Pelagic Cormorants, Phalacrocorax pelagicus

Things began to quiet down in 1909 when the process of industrial nitrogen fixation became the primary way to produce ammonia-based fertilizers.  To this day, however, guano is still used as an effective natural fertilizer, and is especially cherished by organic farmers and consumers.

Northern gannet, Morus bassanus

Knowledge begets toleration.  Tomorrow as I hose off the dock I’ll not be mumbling about all the b.s., but rather pondering the structures of urea and uric acid and the eons that evolved the differing kidneys that excrete them.  And how enterprising man found a use for the foul of the fowl, and even fought wars over the control of it.  I’ll also consider planning a trip to South America and the islands, and maybe even see a Guanay Cormorant, Peruvian Pelican, or a Peruvian Booby, the most prolific guano producers of all.

Book Review: Sea Room by Adam Nicolson

Published by North Point Press, copyright 2001, 401 pages


The ebbing tide over-powered her desperate strokes toward the island and carried the swimmer steadily and surely away from land.  Her distraught husband on the shore knew that her rescue was impossible.  It took two strong adults to launch the heavy scow pulled high up the beach and the only other inhabitants on the small island were their infant children, safely asleep in the cabin.  All he could do was call out his love, over and over.  She did the same until just a speck in the vast sea, finally succumbing to a cold watery fate.  “The sea invites and the sea destroys”.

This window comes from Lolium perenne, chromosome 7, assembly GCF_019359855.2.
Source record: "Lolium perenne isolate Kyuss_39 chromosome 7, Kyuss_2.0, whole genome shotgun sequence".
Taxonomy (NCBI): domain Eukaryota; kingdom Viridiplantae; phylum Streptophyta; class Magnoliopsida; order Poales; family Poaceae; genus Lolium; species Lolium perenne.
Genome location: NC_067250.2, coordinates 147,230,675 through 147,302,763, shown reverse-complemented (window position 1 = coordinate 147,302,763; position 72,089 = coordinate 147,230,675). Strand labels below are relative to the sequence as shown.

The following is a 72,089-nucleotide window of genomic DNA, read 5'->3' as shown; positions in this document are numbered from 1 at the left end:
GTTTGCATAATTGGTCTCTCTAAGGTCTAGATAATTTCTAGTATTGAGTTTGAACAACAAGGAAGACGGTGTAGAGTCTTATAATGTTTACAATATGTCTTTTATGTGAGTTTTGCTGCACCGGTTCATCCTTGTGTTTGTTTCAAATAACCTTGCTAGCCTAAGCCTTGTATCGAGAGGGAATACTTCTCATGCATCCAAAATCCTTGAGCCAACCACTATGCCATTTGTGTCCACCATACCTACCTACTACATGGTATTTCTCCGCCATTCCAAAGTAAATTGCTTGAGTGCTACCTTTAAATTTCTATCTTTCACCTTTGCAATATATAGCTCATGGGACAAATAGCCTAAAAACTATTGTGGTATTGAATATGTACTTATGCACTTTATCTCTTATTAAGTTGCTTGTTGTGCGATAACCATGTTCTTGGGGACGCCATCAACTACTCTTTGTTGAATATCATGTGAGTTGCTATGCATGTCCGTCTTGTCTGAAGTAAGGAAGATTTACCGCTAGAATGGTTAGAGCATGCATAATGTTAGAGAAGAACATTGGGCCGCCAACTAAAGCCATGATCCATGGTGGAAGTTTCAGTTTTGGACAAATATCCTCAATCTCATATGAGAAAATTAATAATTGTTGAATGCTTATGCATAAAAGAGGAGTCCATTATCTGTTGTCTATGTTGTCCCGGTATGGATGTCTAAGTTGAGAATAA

The Hebrides                                    photo courtesy of A. Sternick

This, and many other accounts of life and death on the Shiants, three small isolated islands in the Hebrides off the western coast of Scotland, form the basis of this wonderful book.  The author knows of what he speaks since he owns the Shiants, inheriting them from his father, who bought them for a meager sum as a young man in the 1930’s, and then passed them on to his son 40 years later.  Who would want them, four miles from the nearest port across an unpredictable and dangerous passage, bordered by steep cliffs, rocky shores, and poor anchorages?  For the author these islands “at times…have been the most important thing in my life”.